“That’s exactly why we offered them those valves and cardiostimulators.” They were excited; it was an undeniable success. Jenny closed the door, on a mission to complete her tasks, and Ray took in the view of blossoming trees behind the window. He will go even further. But for that, he may need an expert. A consultant, perhaps, just for a short period. Hard to say. Or maybe Ray should take some courses himself.

In a few minutes, Jenny knocked on the door again and entered.

“It’s not too steep, Ray,” said Jenny with notes in her hand, “and we have lots of time; exhibitors are holding off for now.”

Ray took the notes as Jenny explained her findings.

“Let’s think about it, Jenny, it seems to me the best spot would be close to an exit from one of the auditoriums, maybe in the proximity of refreshments, wouldn’t you agree? Definitely not right by the entrance. When people are on their way to a presentation, they’re rushing and won’t wish to be distracted. But when they’re ready for a break – strolling for a bite to eat – they’ll peruse our stand and ask us questions just to fill time.”

“What do you mean ‘us’ – you want to take me with you?”

“Why not? I wouldn’t buy anything from myself. A withered old man is not the same as Jenny. In fact, you should go by yourself. We can’t really afford two hotel-rooms yet, anyhow. You’ll see Vancouver, and, most importantly, you can make connections and meet representatives from hospitals.”

“But I’m not as much of an expert in the field as you are,” said Jenny, suddenly nervous about her new responsibility.

“It’s quite alright, we can fix that. You’ll need business cards,” reminded himself Ray, “now I will finally have them made for you.” Jenny resumed her note-taking.

“Wouldn’t it be better if you went instead?”

“It’s a done deal, Jenny,” said Ray, laughing, “I’d also like to break into the market with oxygenators for extra corporal circulation. Don’t be afraid of it. It’s only a matter of connecting with customers, and letting them sleep on it. Don’t be pushy, just let them believe it’s their decision. We’ll have time to discuss this a bit more. For now, make a note of this and we’ll return to it later. Write this down.” Jenny began jotting down notes that were still incomprehensible to her, as Ray dictated. “Plane, Neighbor, Last, Add, Exception, ,So nothing!’ factor.” Jenny wrote as Ray dictated, puzzled.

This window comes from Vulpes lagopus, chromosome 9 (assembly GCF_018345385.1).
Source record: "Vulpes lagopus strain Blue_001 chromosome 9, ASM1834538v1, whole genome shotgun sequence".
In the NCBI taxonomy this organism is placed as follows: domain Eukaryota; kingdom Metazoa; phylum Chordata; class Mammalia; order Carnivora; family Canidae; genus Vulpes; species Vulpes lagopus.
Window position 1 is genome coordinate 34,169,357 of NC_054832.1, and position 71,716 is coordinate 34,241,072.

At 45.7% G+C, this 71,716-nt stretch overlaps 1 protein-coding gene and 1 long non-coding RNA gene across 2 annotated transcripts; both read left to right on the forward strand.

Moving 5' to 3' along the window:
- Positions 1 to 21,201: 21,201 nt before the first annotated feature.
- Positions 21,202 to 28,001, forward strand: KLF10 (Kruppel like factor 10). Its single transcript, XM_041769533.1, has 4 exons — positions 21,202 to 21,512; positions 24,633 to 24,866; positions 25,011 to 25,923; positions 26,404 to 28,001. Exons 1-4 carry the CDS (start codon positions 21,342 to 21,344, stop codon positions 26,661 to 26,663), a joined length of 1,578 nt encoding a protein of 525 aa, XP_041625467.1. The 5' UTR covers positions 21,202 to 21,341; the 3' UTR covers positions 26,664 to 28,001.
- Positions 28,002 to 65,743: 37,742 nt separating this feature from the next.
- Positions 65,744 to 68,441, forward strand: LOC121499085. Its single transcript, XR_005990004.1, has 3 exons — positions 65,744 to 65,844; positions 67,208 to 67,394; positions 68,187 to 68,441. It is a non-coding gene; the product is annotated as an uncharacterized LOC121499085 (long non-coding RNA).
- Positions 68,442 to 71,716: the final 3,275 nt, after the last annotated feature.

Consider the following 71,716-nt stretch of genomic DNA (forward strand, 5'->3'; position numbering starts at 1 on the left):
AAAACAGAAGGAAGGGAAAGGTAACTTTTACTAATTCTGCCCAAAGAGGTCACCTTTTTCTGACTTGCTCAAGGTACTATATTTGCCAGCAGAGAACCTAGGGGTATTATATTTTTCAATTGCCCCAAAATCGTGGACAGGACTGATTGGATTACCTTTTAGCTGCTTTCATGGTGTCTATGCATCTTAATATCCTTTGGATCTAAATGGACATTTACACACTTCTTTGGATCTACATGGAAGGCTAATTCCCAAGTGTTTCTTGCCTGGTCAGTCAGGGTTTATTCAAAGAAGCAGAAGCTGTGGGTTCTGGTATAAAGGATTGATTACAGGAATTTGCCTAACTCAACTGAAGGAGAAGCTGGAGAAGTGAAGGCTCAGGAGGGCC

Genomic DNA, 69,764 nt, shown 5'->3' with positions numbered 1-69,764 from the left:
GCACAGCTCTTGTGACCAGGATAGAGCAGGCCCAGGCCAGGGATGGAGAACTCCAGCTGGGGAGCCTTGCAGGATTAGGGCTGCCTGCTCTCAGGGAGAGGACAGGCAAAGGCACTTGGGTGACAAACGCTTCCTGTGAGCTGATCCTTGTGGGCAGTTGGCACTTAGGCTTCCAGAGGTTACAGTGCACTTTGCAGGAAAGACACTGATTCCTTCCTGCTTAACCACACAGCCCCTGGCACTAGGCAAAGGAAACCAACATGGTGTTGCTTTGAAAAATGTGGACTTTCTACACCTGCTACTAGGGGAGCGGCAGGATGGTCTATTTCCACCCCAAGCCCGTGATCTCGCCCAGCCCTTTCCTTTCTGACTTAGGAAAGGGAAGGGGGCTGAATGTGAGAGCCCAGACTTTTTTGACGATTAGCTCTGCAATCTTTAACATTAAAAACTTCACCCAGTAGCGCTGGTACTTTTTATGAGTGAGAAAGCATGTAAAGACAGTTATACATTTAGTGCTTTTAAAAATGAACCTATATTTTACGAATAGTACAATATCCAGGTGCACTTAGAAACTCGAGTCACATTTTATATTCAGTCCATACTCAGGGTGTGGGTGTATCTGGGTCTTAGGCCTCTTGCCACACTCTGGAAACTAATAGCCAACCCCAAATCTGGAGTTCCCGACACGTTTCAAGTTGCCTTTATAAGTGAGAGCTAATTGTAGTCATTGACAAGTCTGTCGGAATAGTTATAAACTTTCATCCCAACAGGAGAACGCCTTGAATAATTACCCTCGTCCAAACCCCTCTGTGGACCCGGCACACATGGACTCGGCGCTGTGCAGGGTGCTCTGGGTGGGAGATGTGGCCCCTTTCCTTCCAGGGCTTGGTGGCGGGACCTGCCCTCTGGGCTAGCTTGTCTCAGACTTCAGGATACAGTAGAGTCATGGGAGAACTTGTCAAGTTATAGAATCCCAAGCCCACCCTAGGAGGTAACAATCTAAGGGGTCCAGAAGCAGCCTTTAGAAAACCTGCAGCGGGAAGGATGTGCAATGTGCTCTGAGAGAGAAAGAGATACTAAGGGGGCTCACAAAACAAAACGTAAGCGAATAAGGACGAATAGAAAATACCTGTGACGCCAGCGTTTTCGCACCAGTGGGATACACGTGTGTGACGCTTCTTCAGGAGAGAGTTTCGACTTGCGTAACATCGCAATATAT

“...and then take a pill for the head,” she joked.

“...yes, sell that too,” retorted Ray, “now some kind of a clever slogan. Some catchy line. We’ll think about that. Now, however, it’s time for the pizza – let’s not forget about that.” Defective ventricular septum

“Suction,” his open palm in a rubber glove awaiting forceps squeezing a piece of white gauze. He gently placed it in the pericardium and dried up a droplet of fresh blood. Again, and again. “’s somewhere here. Give me one more, Jitka.” The nurse set another forceps into his hand and Dr. Říha removed another droplet. “I see it now, it’s bleeding here...,” mumbling under his mask in a calm voice, “...give me a cautery.” Electro cautery hissed again, let out a faint smoke in the wound and the vein ceased bleeding.

“There, nothing’s bleeding in there anymore, said Říha to himself, making a mental ‘check’.

The respirator kept a steady rhythm, the clinking of instruments audible above the brightly lit surgical table reflecting in the glasses of everyone present. One of the nurses was monitoring the oxygenator.

“Can I speak to you,” asked quietly Dr. Janík, who was preparing for his postgraduate examination that spring of 1997, and was now completing his pre-examination practicum.

“That depends, how much you want to reveal about yourself to us.” The nurses knew Říha’s sense of humor well.

“What’s the boundary between an indicated suture and a patch?” Maybe Janík didn’t articulate his question too well, but Říha understood.

“With small defects of the septum,” he opened, as though in a lecture hall, “suture may be sufficient, but in this case it is a defect of moderate severity, and that requires a patch.” Říha was quiet for a moment, and so was young doctor Janík. Říha realized he hadn’t quite answered the question. He was focusing on the symmetrical application of the patch. “You have to keep in mind the resulting volume per minute and also the potential deformation in a more extensive suture.”